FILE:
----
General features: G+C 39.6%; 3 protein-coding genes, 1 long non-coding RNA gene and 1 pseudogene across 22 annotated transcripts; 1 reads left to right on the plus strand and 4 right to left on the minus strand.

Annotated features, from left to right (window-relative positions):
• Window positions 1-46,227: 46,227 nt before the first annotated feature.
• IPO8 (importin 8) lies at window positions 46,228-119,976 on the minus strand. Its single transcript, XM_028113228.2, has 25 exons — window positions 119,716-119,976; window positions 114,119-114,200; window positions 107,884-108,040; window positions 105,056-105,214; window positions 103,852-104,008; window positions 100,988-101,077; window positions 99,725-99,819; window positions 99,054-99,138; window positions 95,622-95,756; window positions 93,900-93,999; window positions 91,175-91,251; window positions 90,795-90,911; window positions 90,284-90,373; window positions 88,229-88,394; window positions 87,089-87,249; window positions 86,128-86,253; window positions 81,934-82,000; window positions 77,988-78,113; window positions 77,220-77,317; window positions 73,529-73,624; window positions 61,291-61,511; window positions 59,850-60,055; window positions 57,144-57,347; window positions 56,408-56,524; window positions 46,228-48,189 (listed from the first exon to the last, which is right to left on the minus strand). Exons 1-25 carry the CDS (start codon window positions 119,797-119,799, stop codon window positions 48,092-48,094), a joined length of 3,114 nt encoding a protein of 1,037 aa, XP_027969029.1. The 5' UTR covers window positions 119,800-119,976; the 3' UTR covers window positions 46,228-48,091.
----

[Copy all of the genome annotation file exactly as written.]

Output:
General features: G+C 39.6%; 3 protein-coding genes, 1 long non-coding RNA gene and 1 pseudogene across 22 annotated transcripts; 1 reads left to right on the plus strand and 4 right to left on the minus strand.

Annotated features, from left to right (window-relative positions):
• Window positions 1-46,227: 46,227 nt before the first annotated feature.
• IPO8 (importin 8) lies at window positions 46,228-119,976 on the minus strand. Its single transcript, XM_028113228.2, has 25 exons — window positions 119,716-119,976; window positions 114,119-114,200; window positions 107,884-108,040; window positions 105,056-105,214; window positions 103,852-104,008; window positions 100,988-101,077; window positions 99,725-99,819; window positions 99,054-99,138; window positions 95,622-95,756; window positions 93,900-93,999; window positions 91,175-91,251; window positions 90,795-90,911; window positions 90,284-90,373; window positions 88,229-88,394; window positions 87,089-87,249; window positions 86,128-86,253; window positions 81,934-82,000; window positions 77,988-78,113; window positions 77,220-77,317; window positions 73,529-73,624; window positions 61,291-61,511; window positions 59,850-60,055; window positions 57,144-57,347; window positions 56,408-56,524; window positions 46,228-48,189 (listed from the first exon to the last, which is right to left on the minus strand). Exons 1-25 carry the CDS (start codon window positions 119,797-119,799, stop codon window positions 48,092-48,094), a joined length of 3,114 nt encoding a protein of 1,037 aa, XP_027969029.1. The 5' UTR covers window positions 119,800-119,976; the 3' UTR covers window positions 46,228-48,091.